A few months ago, I was telling the kids at MindLeaps that we will host a group of special guests in August. The kids asked me why I call them “special.” I responded, “They are special because, thanks to them, our MindLeaps Center exists.” I could see doubt on their faces. Then came August 1, the first day of Level8 Projects visit. The MindLeaps kids were so excited to see Carnoustie High School students who are almost their age.
A specific schedule was designed for this three-day visit from our Scottish visitors and supporters. Small groups were created with Scottish team members, MindLeaps students and MindLeaps Rwandan staff. Each group presented a final piece of their collaborative work on the third day of the visit. Those three days were full of joy. I have never seen MindLeaps students that open and happy with foreigners. The Scottish guests exchanged everything they knew with our kids. They even visited the ones who have been rehabilitated and reinserted into their families.
ABOUT JANELLE: Janelle Junkin is a PhD candidate in the Creative Arts in Therapy program at Drexel University. Janelle conducts research on the impact of the MindLeaps’ program on the participating students; she has completed research at Drexel in addition to being in the field in Rwanda. Janelle is involved in several areas of research with MindLeaps; first, she completed a program evaluation in December 2015. Second, she is analyzing data with a partner organization to determine if there is a viable predictability model for MindLeaps’ students success stories at boarding school. In January 2016, Janelle trained four MindLeaps boys using a data collection tool to determine selectivity bias. Finally, since January 2015, Janelle has worked with on ground staff in Rwanda analyzing the skills measured by MindLeaps to determine student progress in both cognitive and non-cognitive skills. We sat down with Janelle to ask her about her experience and thoughts on MindLeaps and her work.
How did you get involved with MindLeaps?
JJ: In the fall of 2013, I was doing a literature search for my dissertation, and I came across an article on the Rebecca Davis Dance Company (RDDC). The article discussed work that it had been doing abroad, and mentioned that RDDC was based in Philadelphia and that the Executive Director, Rebecca Davis, lived there. I had never heard about programs like this in Philly, so I emailed Rebecca. We later set up a Skype chat, and I interviewed her to get background info for the dissertation.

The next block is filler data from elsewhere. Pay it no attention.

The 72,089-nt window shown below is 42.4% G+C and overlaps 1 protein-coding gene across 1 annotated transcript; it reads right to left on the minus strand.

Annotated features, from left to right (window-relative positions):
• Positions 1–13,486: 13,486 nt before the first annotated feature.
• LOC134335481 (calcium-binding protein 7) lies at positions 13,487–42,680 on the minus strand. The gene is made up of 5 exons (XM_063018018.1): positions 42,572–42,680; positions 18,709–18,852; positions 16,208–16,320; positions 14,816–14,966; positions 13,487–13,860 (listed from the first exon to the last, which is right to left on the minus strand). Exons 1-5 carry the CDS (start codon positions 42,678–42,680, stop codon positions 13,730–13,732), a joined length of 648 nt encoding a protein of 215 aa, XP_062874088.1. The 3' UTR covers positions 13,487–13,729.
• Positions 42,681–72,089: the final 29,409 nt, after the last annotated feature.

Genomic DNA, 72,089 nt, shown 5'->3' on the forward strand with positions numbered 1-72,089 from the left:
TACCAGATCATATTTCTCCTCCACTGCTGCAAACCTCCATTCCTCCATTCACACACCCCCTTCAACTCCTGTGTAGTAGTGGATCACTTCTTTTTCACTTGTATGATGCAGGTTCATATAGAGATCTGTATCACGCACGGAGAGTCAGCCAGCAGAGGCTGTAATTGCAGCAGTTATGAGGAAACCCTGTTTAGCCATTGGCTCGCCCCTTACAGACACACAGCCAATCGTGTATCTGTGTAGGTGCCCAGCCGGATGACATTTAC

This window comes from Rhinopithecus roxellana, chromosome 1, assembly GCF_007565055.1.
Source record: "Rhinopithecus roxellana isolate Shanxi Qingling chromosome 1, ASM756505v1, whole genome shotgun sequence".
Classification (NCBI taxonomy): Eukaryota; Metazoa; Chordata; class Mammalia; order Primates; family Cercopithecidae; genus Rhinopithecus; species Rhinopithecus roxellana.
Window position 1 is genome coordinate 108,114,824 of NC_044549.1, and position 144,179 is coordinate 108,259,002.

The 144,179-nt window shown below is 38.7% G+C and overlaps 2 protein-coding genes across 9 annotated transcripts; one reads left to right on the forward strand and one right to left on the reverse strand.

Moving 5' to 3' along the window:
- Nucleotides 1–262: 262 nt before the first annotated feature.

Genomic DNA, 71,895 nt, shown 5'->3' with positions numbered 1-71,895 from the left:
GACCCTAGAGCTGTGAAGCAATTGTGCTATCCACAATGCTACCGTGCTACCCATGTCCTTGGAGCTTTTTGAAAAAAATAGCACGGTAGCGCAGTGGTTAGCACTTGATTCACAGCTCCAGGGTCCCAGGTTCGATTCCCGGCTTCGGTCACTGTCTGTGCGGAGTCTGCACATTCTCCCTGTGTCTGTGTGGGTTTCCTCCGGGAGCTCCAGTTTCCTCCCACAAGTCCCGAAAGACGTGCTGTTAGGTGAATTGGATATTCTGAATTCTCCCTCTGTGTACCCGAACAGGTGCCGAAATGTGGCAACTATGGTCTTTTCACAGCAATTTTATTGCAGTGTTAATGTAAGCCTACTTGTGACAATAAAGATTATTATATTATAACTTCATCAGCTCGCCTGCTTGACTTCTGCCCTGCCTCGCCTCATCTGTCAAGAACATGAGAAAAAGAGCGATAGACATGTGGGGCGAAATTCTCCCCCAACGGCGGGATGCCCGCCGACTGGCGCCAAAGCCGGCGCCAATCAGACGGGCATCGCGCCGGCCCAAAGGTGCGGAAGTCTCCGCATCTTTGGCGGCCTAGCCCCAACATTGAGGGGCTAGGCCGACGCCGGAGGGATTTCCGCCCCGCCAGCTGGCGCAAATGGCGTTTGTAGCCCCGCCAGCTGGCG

For most of the people in Guinea, “summer camp” means traveling from town to town or from country to country. But, the MindLeaps–Hope of Guinea Summer Camp is an innovation in Guinea: The STEAM CAMP (Science, Technology, Engineering, Arts, Mathematics) took place for three weeks for 50 youth in Conakry. The children took dance classes with MindLeaps’ teachers, and English, math, and science classes provided by Peace Corps’ volunteers. This novelty enabled the children to develop a healthy state of mind, and I have personally found that dance has provoked radically positive changes in their behavior. read more…
Summer Camp ! This is the first time that many street youth in Guinea have had the chance to participate in a summer program. These are children that live on the streets and/or deal with difficult issues in their families that prevent them from experiencing safe, ordinary childhoods.
When 50 children came to the first day of summer camp, we heard some say, “I feel like an ordinary kid now”.
For this particular program, MindLeaps teamed up with Hope of Guinea, a not-for-profit organization working to increase access to education. MindLeaps recruited 20 street children to join Hope of Guinea’s 30 in-school children for a joint summer program. The children are between the ages of 9 and 15 years, and there are more girls than boys. read more…
Our society is composed of different layers that can be categorized according to one’s ability to meet his or her basic needs. Within these different categories, you can especially see the reality and challenges of young girls. These young girls can find themselves on the street and at risk of many dangers, such as prostitution and teen pregnancy.
It is rare to meet a person in our society who has not met or seen a street child. But, usually people pass these children on the street and don’t give thought to the state of the child.
This leaves me to ponder two questions :
- How did these children come to be on the street (malnutrition, orphans, family poverty, failure at school)?
- Who will take care of their basic needs now and in the future ?
Rene is a former street child. When I first met him, he was completely lost. He was not even strong enough to stand under the sun for a few minutes. Most of the time, he was talking in a sitting position avoiding eye contact. Now, when you engage in a conversation with him, he immediately smiles and shares his current feelings and his past. I cannot believe how far he has come, and he tells me he is very grateful.